remedies provided by the Convention were not available in respect
of that wrongful removal in January 1986. The issue between the
parties as to the applicability of the Convention thus turned not
on “removal” but on the meaning of “retention” and in particular
the meaning of the references in the Convention to the date or
time of wrongful retention.

On behalf of the petitioner Sir Crispen Agnew contended that
while “removal” was a single event occurring at a particular time
or on a particular date “retention” was something different in
kind. “Retention” was something continuous, it occurred not merely
when it began but so long as there was a retention of the children
in breach of custody rights. A wrongful removal at a date prior to
the coming into force of the Convention as between the United
Kingdom and Ontario would not be caught by the Convention’s
provisions. A wrongful retention commencing before the Convention
thus came into force would not initially be caught but would be
caught upon the Convention coming into effect, as a retention
which then became a wrongful retention. Further and in any event
in the present case there was a new wrongful retention which
commenced on 26th August 1986 (after the Convention had come into
force) when the petitioner was granted the order for full custody.
This was a new event which constituted a new disobedience on the
part of the respondent since on that date for the first time she
was in breach of new rights then conferred on the petitioner in
respect of the children’s custody. In these circumstances while
the Convention did not apply to the original removal or to the
original retention it could and did apply to the retention which
became wrongful as at 1st August or in any event to the retention
in breach of the petitioner’s full custody rights on 25th Aug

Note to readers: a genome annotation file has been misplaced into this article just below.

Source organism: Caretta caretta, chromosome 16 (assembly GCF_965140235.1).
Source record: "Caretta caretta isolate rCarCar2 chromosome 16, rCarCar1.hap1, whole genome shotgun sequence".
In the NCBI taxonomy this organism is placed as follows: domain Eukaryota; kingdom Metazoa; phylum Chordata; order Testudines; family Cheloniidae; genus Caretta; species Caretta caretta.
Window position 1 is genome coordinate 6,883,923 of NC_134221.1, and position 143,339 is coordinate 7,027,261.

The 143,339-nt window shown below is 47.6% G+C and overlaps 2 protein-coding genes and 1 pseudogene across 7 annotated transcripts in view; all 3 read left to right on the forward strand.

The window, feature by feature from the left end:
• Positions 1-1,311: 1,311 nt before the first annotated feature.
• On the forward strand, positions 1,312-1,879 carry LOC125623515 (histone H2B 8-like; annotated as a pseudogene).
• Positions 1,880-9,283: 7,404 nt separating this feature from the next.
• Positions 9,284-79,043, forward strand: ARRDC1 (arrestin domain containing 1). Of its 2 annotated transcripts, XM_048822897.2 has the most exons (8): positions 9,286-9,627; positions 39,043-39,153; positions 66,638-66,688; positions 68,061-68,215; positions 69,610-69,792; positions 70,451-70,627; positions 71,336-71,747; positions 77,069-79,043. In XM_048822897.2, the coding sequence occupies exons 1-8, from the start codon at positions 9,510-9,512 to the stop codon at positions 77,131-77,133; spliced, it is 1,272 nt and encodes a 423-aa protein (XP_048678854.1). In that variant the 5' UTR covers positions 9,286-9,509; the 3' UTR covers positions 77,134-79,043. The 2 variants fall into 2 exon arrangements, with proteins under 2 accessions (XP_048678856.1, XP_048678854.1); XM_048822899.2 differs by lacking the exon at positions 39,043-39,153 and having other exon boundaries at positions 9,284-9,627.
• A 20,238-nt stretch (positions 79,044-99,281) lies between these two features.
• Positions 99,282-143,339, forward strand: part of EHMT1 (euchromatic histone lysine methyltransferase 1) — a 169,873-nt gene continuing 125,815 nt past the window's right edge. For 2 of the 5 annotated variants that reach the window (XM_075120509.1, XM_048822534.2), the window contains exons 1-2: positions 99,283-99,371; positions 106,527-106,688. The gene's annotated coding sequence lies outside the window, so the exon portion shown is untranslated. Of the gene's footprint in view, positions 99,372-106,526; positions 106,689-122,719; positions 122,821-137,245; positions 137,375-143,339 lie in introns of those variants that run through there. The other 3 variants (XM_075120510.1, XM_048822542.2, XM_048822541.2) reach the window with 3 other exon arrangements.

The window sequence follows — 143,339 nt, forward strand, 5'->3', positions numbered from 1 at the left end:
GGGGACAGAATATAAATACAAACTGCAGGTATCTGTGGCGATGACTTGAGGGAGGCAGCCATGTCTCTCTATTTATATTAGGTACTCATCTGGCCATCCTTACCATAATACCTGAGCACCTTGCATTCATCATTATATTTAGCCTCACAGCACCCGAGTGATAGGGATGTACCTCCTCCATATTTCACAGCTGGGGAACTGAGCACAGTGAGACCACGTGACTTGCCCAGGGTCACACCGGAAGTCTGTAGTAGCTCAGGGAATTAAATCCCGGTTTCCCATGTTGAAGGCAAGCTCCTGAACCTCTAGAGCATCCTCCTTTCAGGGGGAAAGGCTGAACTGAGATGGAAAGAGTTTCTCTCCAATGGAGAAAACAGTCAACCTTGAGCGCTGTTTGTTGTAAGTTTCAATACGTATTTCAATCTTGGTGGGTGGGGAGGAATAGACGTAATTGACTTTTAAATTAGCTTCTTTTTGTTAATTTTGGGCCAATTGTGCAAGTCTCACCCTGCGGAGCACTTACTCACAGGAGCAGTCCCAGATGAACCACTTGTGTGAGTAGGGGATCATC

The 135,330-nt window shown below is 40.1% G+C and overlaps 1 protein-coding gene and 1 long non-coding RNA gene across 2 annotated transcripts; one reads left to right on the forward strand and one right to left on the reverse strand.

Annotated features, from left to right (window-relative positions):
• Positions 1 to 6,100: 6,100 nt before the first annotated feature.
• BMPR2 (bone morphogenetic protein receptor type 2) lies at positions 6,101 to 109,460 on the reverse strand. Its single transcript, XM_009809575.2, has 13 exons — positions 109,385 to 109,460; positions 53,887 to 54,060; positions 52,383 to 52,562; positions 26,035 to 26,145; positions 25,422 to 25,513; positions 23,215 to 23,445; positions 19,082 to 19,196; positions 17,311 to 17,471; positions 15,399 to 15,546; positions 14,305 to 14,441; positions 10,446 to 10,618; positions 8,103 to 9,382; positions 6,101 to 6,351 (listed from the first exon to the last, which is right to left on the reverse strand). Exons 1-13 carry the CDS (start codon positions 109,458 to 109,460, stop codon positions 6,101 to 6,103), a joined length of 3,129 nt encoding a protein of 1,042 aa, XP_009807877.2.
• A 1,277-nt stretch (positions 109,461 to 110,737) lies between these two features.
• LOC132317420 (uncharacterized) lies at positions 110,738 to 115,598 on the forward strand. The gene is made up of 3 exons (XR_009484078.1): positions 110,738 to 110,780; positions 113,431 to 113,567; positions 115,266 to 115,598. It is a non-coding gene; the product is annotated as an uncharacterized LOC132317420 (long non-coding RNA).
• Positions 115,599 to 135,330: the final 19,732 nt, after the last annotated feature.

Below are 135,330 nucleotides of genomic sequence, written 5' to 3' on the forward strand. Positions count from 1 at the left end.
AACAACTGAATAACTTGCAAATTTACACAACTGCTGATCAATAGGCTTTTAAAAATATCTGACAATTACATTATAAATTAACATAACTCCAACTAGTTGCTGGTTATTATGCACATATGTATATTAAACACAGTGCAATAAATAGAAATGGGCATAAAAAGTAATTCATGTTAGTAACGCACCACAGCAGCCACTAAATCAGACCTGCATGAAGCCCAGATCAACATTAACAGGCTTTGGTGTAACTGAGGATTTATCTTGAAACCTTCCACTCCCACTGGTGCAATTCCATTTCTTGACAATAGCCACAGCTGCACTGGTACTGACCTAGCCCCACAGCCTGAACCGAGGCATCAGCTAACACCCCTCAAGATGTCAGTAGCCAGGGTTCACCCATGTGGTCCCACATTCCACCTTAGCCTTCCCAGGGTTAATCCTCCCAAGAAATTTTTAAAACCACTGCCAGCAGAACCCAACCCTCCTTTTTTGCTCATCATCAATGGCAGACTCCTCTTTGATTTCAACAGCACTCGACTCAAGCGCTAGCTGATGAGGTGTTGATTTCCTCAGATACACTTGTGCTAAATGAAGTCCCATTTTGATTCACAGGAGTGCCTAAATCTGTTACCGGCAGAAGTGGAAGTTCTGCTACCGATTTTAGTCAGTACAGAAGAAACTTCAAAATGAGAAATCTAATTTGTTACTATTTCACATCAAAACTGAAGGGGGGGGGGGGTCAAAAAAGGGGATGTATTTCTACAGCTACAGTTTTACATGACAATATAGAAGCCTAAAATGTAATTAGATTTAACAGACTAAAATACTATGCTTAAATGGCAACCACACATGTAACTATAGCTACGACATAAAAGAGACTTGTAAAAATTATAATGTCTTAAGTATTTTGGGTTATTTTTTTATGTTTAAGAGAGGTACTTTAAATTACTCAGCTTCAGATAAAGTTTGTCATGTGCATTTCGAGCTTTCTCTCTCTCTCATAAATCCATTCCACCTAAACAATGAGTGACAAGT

1986. In these circumstances the Convention applied to the present
case and the present application was accordingly competent. I
should so determine and having done so should put the case out By
Order at an early date so that the further procedure could then be
determined. Counsel further moved me ad interim to suspend a
Sheriff Court action which has been raised by the respondent and
in which an interim interdict has been pronounced against the
petitioner. I should further interdict the respondent ad interim
from removing the children from the Scottish jurisdiction having
regard to the history of concealment and changes of addresses. I
should moreover grant such suspension and interdict at common law
if I were not satisfied that the Convention applied and that I had
the requisite powers by virtue of the 1985 Act and the Convention.

On behalf of the respondent Mr Macfadyen contended that on a
proper construction of the 1985 Act this was not a case to which
the Convention applied. In so far as the petition founded upon the
Convention it was therefore incompetent. The question was whether
the petitioner could point either to a wrongful removal or to a
wrongful retention “occurring on or after” 1st August 1986 for the
purposes of section 2(2) of the 1985 Act. Any question in relation
to “removal” could be set aside as irrelevant since the only
removal was in January and that was plainly not within the terms
of section 2(2). It was unsurprising that for an individual act
such as removal the procedures of the Convention were not applied
retrospectively to catch an act before the law in question came
into force but in the present case the whole issue turned on
questions relating not to “removal” but to “retention”.

Mr Macfadyen considered first whether the word “retention” as
used in the Convention could have any sensible content other than
the “continuing” meaning which had been contended for on behalf of
the petitioner. He submitted that it was not difficult to think of
situations where wrongfulness arose during rightful possession.
Obvious examples were the case where a parent exercising
residential access fails to return a child. In such cases there is
nothing that can properly be described as a removal. What occurs
is rightly described as retention not in any continuing sense but
in a sense which can be regarded as a single event analogous to
removal as a denial of the other parent’s rights. The presence of
the word “retention” along with the word “removal” was thus
sensible and understandable to cover such cases where wrongfulness
arises without removal. There was no need for any notion of
continuity in relation to retention any more than in relation to

Mr Macfadyen acknowledged that this was not enough for the
respondent to succeed. It might be that retention was intended to
mean some continuing state of affairs rather than or as well as
such a single event of emerging wrongfulness. There were however,
according to Mr Macfadyen, various indications that in the
Convention wrongful retention was indeed seen as a single event